EnvironmentCrowding can cause pollution such as the exhaust from cruise ships and tour buses. It can also damage sensitive ecosystems such as a coral reef that is stepped on and exposed to chemicals from swimmers and garbage from visitors.
HeritageCrowds can physically damage cultural heritage such as buildings, monuments, landscapes and artifacts.
MannersTourists are often unaware of local norms and culture. This can cause friction with locals who may develop negative feelings towards tourists. Where locals become unfriendly, tourists may reciprocate, creating a downward spiral of incivility.
CrowdingLarge crowds can cause an area to become unpleasant. For example, a beach that can comfortably accommodate 65 people that commonly receives 2000 visitors.
Safety & SecurityLarge crowds can attract crime such as pickpockets or public safety issues such as problems evacuating an area in an emergency.
CommercializationTourist crowds attract businesses that are completely unconnected to the local culture. This may cause a previously charming neighborhood or countryside location to look like every other touristy place with time. For example, large multinational corporations may build chain restaurants that outcompete local restaurants on price due to economies of scale.
Obstruction of CommerceTourist crowds can cause obstruction of commerce. For example, a fish market that sells fish to local residents and businesses that becomes congested with tourists taking photos who seldom buy anything.
ConcentrationTourist crowds are intensified by a tendency to go to the most popular place at the most popular time due to limited information, tools and transportation.
Carrying CapacityEach tourist attraction, neighborhood, town and natural place has limited capacity. Where this capacity is exceeded an area may lose its charm, culture, ecosystems or priceless cultural heritage in the course of a few years or decades. For example, a beach may be able to sustain 1 million visitors a year indefinitely but may go into rapid decline at 2 million visitors a year. quality of life of the residents of a place. For example, tourist crowds may cause noise and disruptions of the peace in a previously quiet place.
Fees & TaxesA primary way to reduce tourist crowds is to increase fees such as entrance fees and taxes that target visitors such as hotel taxes. Ideally, such fees can go into reducing the problems of overtourism, protecting the local environment and restoring cultural heritage.
CapsVisitors can be capped or reduced by limiting tourist visas or permits to tour operators such as cruise ships. It is also common to cap the daily visitors to attractions that have limited capacity.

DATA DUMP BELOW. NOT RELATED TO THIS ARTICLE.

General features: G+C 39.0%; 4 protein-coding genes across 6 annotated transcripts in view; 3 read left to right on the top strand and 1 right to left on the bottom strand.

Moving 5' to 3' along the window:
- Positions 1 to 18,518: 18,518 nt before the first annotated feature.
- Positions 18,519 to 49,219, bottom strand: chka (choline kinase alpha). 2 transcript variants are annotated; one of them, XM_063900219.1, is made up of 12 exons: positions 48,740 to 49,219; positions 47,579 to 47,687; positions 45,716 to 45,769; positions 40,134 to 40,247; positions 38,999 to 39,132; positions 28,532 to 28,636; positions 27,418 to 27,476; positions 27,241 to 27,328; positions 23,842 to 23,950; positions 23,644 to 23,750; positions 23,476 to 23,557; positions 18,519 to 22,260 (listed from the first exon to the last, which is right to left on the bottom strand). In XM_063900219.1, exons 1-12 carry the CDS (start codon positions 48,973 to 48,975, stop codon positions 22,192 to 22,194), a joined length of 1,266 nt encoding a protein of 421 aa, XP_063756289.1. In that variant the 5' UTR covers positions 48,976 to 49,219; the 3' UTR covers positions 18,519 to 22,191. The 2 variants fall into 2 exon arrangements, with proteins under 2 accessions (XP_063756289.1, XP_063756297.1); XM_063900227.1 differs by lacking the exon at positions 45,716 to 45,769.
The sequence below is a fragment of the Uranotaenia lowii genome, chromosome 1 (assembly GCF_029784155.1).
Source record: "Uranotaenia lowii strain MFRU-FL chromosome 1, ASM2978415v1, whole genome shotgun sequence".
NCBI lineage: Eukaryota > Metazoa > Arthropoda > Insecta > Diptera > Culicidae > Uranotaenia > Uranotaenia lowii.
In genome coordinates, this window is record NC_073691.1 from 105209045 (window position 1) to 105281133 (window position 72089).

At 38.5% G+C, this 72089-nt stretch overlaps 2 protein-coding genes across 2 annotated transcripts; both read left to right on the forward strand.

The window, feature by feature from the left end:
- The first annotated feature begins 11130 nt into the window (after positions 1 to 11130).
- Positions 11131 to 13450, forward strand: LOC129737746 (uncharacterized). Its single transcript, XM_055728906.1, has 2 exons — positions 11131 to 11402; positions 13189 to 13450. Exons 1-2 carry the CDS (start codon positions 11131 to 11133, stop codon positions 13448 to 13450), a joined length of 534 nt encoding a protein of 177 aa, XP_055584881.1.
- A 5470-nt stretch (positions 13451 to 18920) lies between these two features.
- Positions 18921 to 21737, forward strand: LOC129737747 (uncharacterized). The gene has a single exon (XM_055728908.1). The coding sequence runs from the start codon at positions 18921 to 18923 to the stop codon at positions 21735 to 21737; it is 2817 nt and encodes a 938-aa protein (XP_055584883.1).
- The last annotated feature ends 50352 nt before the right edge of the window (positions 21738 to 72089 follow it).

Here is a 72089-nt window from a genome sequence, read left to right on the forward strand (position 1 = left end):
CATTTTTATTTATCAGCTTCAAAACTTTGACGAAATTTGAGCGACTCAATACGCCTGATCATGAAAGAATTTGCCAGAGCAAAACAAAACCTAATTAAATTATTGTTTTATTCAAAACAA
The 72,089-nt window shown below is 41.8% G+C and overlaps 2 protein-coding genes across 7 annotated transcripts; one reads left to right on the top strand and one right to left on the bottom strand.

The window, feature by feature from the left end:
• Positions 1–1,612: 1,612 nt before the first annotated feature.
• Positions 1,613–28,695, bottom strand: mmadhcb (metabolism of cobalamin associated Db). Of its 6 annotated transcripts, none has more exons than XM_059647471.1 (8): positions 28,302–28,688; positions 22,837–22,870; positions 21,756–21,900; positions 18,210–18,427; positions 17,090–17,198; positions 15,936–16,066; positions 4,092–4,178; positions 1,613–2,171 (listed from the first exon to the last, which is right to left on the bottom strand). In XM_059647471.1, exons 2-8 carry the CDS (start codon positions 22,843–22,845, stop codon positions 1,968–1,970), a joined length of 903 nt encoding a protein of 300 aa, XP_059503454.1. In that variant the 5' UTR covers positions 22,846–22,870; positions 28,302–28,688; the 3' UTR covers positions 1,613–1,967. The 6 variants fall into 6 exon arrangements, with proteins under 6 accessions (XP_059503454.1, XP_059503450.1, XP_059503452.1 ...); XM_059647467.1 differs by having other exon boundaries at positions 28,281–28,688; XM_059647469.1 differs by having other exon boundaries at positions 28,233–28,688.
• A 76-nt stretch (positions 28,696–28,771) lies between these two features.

RegulationsRegulations that prevent or slow the commercialization of an area or the numbers of tourists to a site. For example, disallowing tour buses at the level of a district, town or attraction. Regulations that require businesses not to damage the environment and to integrate with local culture can also slow negative types of commercialization.
Communicate the CultureMost tourists want to conform to local customs and avoid damaging the environment but may lack information and awareness of these issues. As such, a process of communication that reaches every visitor in their language with information about local norms, customs and sustainability initiatives can have an extremely positive impact.
Promote Hidden GemsTourists dislike overtourism as much as the locals. Giving tourists information, tools and services that allow them to get away from the crowd to visit hidden gems can reduce crowding. For example, easy-to-use public transportation and tourist maps that help tourists to reach a large number of areas as opposed to being bused in large numbers to one spot. Public transportation passes for tourists can be promoted with tour operators with disincentives for bus tours and other practices that cause tourists to hover in one place.
Off-seasonAggressive promotion of off-season travel with disincentives for peak season travel such as higher fees.
Community EngagementAsking for help from your community to reach out to tourists and help them understand the local culture, norms and issues. This helps to prevent the situation where locals turn against tourists, creating an antagonist relationship that is thoroughly unproductive.
A situation where the travel industry causes significant negative impact to local ecosystems, culture, quality of life or economic activity.